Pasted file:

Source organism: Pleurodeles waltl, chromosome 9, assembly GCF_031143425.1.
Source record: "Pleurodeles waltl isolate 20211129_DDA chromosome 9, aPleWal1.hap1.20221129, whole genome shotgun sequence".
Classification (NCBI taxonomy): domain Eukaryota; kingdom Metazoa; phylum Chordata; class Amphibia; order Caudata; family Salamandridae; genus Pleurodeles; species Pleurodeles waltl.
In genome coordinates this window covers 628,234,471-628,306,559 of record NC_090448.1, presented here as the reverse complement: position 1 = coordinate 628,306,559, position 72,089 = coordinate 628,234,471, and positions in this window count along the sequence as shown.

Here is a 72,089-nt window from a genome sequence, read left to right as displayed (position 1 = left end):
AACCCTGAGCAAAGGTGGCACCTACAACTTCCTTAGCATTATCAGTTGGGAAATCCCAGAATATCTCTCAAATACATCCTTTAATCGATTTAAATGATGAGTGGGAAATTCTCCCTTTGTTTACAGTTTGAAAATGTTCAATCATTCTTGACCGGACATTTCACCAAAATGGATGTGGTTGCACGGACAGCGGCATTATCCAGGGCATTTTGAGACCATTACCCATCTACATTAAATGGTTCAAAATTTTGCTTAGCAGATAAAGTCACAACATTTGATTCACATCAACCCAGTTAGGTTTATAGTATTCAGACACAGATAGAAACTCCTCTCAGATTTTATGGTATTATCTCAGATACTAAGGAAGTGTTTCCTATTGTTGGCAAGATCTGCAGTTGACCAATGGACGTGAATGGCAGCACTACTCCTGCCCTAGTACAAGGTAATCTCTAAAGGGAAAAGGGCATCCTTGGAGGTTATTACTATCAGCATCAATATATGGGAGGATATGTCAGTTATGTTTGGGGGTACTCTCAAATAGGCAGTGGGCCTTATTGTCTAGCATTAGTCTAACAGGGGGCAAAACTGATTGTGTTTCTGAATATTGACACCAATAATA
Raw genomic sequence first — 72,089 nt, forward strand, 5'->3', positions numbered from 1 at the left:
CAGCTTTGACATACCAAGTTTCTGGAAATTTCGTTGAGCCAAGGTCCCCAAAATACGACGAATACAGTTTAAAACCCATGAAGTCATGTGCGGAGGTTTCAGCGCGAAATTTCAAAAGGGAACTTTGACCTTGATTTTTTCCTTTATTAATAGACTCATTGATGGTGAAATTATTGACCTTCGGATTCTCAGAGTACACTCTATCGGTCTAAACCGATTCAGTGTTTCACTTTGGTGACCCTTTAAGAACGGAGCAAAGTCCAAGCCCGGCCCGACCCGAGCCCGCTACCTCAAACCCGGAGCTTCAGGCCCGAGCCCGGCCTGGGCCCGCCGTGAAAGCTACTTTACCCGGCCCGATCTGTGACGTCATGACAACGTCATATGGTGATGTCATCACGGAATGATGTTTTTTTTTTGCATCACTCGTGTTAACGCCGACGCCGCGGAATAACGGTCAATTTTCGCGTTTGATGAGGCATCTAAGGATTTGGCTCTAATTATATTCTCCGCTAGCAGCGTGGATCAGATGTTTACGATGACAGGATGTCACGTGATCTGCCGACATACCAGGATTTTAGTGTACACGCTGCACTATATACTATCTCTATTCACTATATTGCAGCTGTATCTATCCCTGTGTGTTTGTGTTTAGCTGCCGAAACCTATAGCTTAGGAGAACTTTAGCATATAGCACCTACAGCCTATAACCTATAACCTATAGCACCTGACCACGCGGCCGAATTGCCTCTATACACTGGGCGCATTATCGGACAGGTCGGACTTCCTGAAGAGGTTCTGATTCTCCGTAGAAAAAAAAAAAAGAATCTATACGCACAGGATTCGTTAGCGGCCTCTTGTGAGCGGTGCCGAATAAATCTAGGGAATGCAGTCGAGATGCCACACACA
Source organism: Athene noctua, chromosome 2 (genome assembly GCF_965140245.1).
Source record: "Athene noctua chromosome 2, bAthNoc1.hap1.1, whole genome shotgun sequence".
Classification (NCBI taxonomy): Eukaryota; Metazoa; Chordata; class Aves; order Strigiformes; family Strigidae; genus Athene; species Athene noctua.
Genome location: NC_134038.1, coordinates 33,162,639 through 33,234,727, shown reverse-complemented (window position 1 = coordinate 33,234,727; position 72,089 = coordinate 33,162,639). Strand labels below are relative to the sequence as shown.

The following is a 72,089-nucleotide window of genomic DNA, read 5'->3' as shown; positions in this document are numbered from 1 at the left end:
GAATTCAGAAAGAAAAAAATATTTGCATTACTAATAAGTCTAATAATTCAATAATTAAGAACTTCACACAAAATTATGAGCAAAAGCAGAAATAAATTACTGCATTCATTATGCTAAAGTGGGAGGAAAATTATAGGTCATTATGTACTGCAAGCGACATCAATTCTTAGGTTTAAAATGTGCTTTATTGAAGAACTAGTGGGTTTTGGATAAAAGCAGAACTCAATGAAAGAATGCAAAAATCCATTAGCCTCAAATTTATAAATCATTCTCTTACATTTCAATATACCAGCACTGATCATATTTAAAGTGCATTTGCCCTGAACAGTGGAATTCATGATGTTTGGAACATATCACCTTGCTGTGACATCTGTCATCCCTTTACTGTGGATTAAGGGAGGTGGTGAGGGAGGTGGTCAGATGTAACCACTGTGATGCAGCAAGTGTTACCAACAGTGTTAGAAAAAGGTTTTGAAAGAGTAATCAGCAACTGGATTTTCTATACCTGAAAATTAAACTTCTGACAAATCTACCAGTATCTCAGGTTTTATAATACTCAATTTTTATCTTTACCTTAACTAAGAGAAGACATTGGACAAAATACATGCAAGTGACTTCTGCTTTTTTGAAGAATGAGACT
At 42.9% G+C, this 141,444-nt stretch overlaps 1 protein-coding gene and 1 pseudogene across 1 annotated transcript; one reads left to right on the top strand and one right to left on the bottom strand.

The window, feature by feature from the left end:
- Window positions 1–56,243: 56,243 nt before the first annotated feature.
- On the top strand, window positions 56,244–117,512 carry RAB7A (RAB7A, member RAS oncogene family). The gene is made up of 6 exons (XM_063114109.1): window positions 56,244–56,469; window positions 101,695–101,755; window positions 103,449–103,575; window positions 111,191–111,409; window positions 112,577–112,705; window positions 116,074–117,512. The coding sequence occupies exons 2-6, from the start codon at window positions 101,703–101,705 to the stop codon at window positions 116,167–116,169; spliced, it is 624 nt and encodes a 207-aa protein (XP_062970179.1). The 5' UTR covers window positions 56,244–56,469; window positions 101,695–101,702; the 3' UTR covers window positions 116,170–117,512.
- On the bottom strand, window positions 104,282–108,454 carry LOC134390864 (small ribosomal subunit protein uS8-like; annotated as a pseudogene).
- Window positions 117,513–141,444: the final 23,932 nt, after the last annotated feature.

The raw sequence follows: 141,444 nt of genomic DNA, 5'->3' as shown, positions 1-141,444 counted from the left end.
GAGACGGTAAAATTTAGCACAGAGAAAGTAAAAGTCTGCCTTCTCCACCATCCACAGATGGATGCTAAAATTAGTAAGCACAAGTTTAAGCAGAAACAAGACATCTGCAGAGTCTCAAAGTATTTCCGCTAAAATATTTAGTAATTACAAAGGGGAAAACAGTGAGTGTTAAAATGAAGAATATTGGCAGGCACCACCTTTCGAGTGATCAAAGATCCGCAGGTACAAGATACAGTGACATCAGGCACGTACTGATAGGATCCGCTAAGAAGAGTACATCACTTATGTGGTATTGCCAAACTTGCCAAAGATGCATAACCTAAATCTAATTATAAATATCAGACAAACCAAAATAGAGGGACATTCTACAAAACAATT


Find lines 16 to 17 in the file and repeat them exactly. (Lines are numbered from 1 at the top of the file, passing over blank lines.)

The window, feature by feature from the left end:
- Window positions 1–56,243: 56,243 nt before the first annotated feature.